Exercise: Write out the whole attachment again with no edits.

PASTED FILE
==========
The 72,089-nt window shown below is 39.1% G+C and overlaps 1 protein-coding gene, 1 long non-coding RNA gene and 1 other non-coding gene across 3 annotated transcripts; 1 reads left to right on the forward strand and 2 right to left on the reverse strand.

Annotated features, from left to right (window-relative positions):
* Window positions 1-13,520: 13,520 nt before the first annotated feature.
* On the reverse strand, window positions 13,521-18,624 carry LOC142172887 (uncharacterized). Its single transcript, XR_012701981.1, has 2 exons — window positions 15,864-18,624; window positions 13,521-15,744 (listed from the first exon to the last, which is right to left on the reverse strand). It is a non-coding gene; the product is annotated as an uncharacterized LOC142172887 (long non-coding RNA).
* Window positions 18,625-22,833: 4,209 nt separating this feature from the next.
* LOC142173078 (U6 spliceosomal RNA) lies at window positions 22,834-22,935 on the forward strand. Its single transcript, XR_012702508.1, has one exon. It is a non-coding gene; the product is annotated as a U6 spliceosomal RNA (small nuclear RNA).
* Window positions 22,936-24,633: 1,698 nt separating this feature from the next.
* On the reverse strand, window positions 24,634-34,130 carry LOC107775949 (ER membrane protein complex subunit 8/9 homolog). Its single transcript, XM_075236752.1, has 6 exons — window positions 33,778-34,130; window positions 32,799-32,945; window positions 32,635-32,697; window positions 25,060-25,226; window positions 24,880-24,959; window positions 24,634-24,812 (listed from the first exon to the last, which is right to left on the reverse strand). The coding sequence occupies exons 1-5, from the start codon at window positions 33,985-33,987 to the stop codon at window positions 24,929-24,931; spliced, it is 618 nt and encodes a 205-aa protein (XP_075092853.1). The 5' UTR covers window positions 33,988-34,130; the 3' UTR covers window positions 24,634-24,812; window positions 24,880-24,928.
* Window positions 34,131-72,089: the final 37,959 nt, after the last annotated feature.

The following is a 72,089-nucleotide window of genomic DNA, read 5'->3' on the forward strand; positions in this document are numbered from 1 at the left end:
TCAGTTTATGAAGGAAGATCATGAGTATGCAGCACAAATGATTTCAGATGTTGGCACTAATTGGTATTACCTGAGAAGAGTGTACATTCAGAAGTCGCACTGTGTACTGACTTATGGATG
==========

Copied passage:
The 72,089-nt window shown below is 39.1% G+C and overlaps 1 protein-coding gene, 1 long non-coding RNA gene and 1 other non-coding gene across 3 annotated transcripts; 1 reads left to right on the forward strand and 2 right to left on the reverse strand.

Annotated features, from left to right (window-relative positions):
* Window positions 1-13,520: 13,520 nt before the first annotated feature.
* On the reverse strand, window positions 13,521-18,624 carry LOC142172887 (uncharacterized). Its single transcript, XR_012701981.1, has 2 exons — window positions 15,864-18,624; window positions 13,521-15,744 (listed from the first exon to the last, which is right to left on the reverse strand). It is a non-coding gene; the product is annotated as an uncharacterized LOC142172887 (long non-coding RNA).
* Window positions 18,625-22,833: 4,209 nt separating this feature from the next.
* LOC142173078 (U6 spliceosomal RNA) lies at window positions 22,834-22,935 on the forward strand. Its single transcript, XR_012702508.1, has one exon. It is a non-coding gene; the product is annotated as a U6 spliceosomal RNA (small nuclear RNA).
* Window positions 22,936-24,633: 1,698 nt separating this feature from the next.
* On the reverse strand, window positions 24,634-34,130 carry LOC107775949 (ER membrane protein complex subunit 8/9 homolog). Its single transcript, XM_075236752.1, has 6 exons — window positions 33,778-34,130; window positions 32,799-32,945; window positions 32,635-32,697; window positions 25,060-25,226; window positions 24,880-24,959; window positions 24,634-24,812 (listed from the first exon to the last, which is right to left on the reverse strand). The coding sequence occupies exons 1-5, from the start codon at window positions 33,985-33,987 to the stop codon at window positions 24,929-24,931; spliced, it is 618 nt and encodes a 205-aa protein (XP_075092853.1). The 5' UTR covers window positions 33,988-34,130; the 3' UTR covers window positions 24,634-24,812; window positions 24,880-24,928.
* Window positions 34,131-72,089: the final 37,959 nt, after the last annotated feature.

The following is a 72,089-nucleotide window of genomic DNA, read 5'->3' on the forward strand; positions in this document are numbered from 1 at the left end:
TCAGTTTATGAAGGAAGATCATGAGTATGCAGCACAAATGATTTCAGATGTTGGCACTAATTGGTATTACCTGAGAAGAGTGTACATTCAGAAGTCGCACTGTGTACTGACTTATGGATG